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HADRON@FAIR FIAS June 25 -2 7 , 200 8. Volodymyr Magas. Two and three nucleon absorption of. the antikaon in nuclei. Collaboration:. V. Magas, Angels Ramos. University of Barcelona, Spain. Eulogio Oset. Hiroshi Toki. University of Valencia, Spain. RCNP, Osaka University, Japan.

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slide1

HADRON@FAIR

FIAS

June25-27, 2008

Volodymyr Magas

Two and three nucleon absorption of

the antikaon in nuclei

slide2

Collaboration:

V. Magas, Angels Ramos

University of Barcelona, Spain

Eulogio Oset

Hiroshi Toki

University of Valencia, Spain

RCNP, Osaka University, Japan

Phys.Rev.C74 (2006) 025206

Phys.Rev.C77 (2008) 065210

slide3

Goals

  • Critical review of some claims of observed deeply
  • bound antikaonstates in nuclei
  • - Present a conventional explanation of the data
  • Attempt to extract new physics from the data,
  • even if experiment has been done for reasons which
  • are not supported a posteriori
slide4

K N interaction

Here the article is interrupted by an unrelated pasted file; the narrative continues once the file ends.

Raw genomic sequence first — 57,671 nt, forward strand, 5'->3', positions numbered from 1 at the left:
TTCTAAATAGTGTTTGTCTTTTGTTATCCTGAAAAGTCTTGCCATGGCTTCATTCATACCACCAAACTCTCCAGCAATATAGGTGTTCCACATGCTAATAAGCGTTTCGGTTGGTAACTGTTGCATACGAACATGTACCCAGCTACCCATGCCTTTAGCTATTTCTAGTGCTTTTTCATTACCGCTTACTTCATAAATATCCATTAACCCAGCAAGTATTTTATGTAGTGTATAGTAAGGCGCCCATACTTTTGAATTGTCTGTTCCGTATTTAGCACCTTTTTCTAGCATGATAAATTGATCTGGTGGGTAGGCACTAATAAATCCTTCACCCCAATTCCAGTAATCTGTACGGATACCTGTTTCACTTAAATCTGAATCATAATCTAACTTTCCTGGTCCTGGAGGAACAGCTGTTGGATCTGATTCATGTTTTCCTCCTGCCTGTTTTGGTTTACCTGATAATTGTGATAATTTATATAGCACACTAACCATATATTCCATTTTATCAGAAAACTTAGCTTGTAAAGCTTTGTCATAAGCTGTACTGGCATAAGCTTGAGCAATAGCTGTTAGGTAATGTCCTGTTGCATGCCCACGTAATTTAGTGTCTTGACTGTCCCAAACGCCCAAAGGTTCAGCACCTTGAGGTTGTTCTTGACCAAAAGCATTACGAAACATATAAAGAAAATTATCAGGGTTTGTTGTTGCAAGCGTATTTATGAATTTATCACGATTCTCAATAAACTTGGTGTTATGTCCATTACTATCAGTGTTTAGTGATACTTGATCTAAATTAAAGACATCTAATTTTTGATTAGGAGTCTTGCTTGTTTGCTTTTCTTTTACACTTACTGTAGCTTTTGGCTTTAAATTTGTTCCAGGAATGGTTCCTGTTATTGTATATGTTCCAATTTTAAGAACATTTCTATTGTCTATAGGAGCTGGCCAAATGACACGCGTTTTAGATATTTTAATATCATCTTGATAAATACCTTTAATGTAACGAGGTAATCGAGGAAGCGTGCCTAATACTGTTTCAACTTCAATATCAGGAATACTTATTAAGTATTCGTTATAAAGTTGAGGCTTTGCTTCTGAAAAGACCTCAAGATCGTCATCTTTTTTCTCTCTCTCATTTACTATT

Since the pioneering work of Kaiser, Siegel and Weise [NP A594 (1995) 325] many other chiral coupled channel models have been developed:

more channels,

next-to-leading order,

Born terms beyond WT (s-channel, u-channel),

fits including new data

Oset, Ramos, NP A635 (1998) 99

Oller, Meissner, PL B500 (2001) 263

Lutz, Kolomeitsev, NP A700 (2002) 193

Garcia-Recio et al., PR D67 (2003) 076009

Lutz, Kolomeitsev, NP A700 (2002) 193

Borasoy, Nissler, Weise, PRL 94 (2005) 213401; EPJ A25 (2005) 79

Oller, Prades, Verbeni, PRL 95 (2005) 172502

J. A.Oller, EPJ A28 (2006) 63

Borasoy, Meissner, Nissler, PR C74 (2006) 055201

slide5

A moderate attraction of about -40 MeV at r0 is obtained